Dostoevsky and Nietzsche : The Philosophy of Tragedy


     This struggle is characteristic of all of Count Tolstoy's creative work. In his person, we have the unique example of a genius striving at all costs to be compared with a mediocrity, to become a mediocrity himself. Of course, he fails to achieve this. However much he protects himself from the demands of his nature, it reveals its presence in him each time by stormy and impatient outbursts. In War and Peace, it seemed that he had summed up once and for all the conclusions and observations of his life. Everything he had seen is definitely and firmly secured in its place. And, above all, it is arranged so that, in general, it makes a reassuring and eye-appealing picture, despite the fact that none of the horrors of life which undermine man's confidence in his neighbor and Creator are forgotten in it. Prince Andrey dies an agonizing death after living an agonizing life; Petya Rostov is shot through the head by the French; the old Countess turns almost into an idiot before our eyes; Count Ilya Andreyevich, having ruined his children, retires inconspicuously, into the background; Sonya becomes a parasite, et cetera. But all this is arranged in the picture so that instead of weakening the general bracing impression, it strengthens it even more. Dostoevsky could never grasp the secret of this aspect of Tolstoy's art. He imagined that a menacing cry, an imperious tone, a decisiveness of statement, and a few righteous and pious words can always cope with the anxiety in every human heart, his own included.

     Thus, for example, in The Idiot, where Prince Myshkin plays the role of the conciliatory spirit, we find the following highly characteristic dialogue. After the nocturnal reading in the garden, Ippolit, who is doomed to die, meets Prince Myshkin and asks him a "question." "Tell me frankly," he says, "what, in your opinion, is the best way for me to die? That is, so that it turns out to be as virtuous as possible? Well, tell me." How do you like a "question" like that? According to the basic idea of the novel, Prince Myshkin is always supposed to distinguish himself; he must be able to understand everything and to emerge the victor from the most difficult situations. But in that case, it must be thought that Dostoevsky, by arranging a meeting for him with Ippolit, had simply decided to ridicule his hero. Can there be any other reason for asking questions, which, however hard you try, you will never be able to answer sensibly or even in a remotely satisfactory way? And note the form of the question: "So that it turns out to be as virtuous as possible!" It seems as if Dostoevsky, in accordance with the old custom of the underground man, suddenly felt the irrepressible urge to stick out his tongue at his own wisdom. And indeed if Ippolit’s question is impertinent, then Prince Myshkin’s answer is shocking. Here it is: "‘Pass us by, and forgive us our happiness,’ the Prince said in a quiet [!] voice." Ippolit bursts out laughing right in his face. Dostoevsky did not have the courage to make the poor boy submit to the Prince's impudent sanctimony. And the quiet voice, always particularly efficacious in such instances, had no effect whatsoever - nor did the magical words "forgive us." Oh, no, Dostoevsky did not know how, he did not have the slightest idea how to use dark colors. He imagined that it was enough to think up a pious-sounding name for the scene, and its subject would be justified. Or, better put, he wanted to obtain the true answer to Ippolit’s question, and not just give the public a work of art.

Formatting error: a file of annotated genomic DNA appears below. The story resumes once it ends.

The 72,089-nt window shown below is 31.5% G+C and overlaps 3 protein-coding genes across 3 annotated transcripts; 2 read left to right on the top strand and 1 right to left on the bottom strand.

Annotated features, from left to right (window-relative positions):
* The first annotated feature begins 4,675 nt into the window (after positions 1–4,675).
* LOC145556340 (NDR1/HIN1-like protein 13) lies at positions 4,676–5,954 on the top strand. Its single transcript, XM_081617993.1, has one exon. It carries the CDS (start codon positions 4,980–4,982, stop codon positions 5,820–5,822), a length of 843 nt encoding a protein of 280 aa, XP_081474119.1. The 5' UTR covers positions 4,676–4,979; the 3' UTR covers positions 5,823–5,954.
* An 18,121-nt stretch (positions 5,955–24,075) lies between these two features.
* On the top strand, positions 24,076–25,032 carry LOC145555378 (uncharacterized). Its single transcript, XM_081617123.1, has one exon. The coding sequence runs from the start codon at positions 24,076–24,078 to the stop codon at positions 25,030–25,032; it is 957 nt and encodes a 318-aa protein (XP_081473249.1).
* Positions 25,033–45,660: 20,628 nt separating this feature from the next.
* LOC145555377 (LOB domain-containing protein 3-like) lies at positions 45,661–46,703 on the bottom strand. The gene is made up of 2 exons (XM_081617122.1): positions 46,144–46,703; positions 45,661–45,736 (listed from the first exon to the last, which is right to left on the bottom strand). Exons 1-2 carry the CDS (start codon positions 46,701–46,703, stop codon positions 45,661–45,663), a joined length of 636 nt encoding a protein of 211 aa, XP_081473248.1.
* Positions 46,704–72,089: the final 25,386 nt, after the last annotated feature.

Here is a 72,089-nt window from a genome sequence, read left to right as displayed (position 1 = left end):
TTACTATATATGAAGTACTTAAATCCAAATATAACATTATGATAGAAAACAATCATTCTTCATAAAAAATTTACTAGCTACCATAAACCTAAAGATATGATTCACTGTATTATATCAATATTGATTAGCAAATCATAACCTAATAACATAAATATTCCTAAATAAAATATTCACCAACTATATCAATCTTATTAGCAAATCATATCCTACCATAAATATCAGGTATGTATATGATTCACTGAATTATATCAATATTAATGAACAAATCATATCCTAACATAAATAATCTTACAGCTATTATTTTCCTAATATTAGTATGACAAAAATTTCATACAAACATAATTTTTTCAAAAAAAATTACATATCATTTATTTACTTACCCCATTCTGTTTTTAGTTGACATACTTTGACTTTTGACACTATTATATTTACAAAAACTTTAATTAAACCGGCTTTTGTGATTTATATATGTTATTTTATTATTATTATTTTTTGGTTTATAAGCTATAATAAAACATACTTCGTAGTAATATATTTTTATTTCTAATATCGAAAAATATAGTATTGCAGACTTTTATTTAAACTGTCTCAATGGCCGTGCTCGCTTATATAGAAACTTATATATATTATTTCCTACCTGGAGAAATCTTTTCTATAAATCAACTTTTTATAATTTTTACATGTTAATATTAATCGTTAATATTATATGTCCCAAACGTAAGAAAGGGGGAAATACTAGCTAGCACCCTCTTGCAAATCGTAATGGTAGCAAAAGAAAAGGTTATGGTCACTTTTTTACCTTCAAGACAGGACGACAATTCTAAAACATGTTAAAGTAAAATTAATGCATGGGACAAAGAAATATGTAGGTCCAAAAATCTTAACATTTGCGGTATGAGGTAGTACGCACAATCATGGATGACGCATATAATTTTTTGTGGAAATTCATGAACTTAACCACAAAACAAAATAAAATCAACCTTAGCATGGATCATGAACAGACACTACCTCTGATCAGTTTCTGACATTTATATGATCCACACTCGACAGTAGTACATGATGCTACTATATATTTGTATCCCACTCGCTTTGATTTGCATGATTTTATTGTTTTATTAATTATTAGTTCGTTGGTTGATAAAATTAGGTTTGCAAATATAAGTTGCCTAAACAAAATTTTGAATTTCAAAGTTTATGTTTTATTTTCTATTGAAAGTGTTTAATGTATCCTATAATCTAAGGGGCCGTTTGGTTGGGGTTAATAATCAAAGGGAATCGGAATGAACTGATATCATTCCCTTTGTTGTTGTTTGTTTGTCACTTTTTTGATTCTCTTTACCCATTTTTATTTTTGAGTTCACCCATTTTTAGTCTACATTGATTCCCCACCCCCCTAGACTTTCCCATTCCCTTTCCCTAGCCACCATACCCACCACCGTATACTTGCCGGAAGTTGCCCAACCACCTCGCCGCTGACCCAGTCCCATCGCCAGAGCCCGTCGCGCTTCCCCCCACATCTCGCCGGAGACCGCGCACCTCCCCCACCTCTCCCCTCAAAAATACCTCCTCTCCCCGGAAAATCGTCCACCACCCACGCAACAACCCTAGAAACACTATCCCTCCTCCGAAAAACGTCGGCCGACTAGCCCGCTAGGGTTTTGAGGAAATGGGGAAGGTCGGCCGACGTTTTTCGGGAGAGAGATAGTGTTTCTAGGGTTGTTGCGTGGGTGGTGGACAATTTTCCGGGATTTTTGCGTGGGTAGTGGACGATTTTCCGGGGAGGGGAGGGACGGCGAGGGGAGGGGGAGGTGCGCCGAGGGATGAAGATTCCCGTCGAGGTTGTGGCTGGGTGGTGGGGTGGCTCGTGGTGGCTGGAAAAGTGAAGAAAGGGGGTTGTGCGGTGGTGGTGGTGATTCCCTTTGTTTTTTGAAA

With Count Tolstoy, it was quite a different matter. He was deeply convinced that there is no answer, and consequently that he must use artistic invention to insulate not only the readers, but himself as well from reality. In this respect, War and Peace is a masterpiece. Everything in it is carefully calculated; both the insignificant and the significant have their place in it. Daring questions are not forgotten, but they not only do not trouble the reader, they even seem to be answered as he reads along. No one comes to the dying Prince Andrey to report in a quiet voice that he has penetrated the mysteries of the world. On the contrary, the people around him are silent, and they remain silent, for they are frightened and devastated by the mystery and severity of the event. Prince Andrey is given all the honors a dying man could possibly wish, and no one further ventures to annoy him with his exacting demands. And, after all, that is the only correct and proper way to give a sound burial, for all eternity, to a man who is dying before his time. Count Tolstoy took it from the common practice of everyday life. As much grief, humility, weeping, and solemnity as possible - all this opens the way to the new life, all this will in the end reconcile one to any loss whatsoever. But this is not enough for Count Tolstoy. He dispatches his corpses to the next world in a way that they can no longer be of any importance whatsoever to the people who go on living. For this purpose, he is not even averse to using Schopenhauer's philosophy, after modifying it only slightly in accordance with the demands of art. In dying, Prince Andrey does not become "nothing" - no, he merely returns to the womb from which he came. Only his individuality is lost; but it is lost so completely that for some time before his death, all living things, even his own son, seem quite alien and unimportant to him.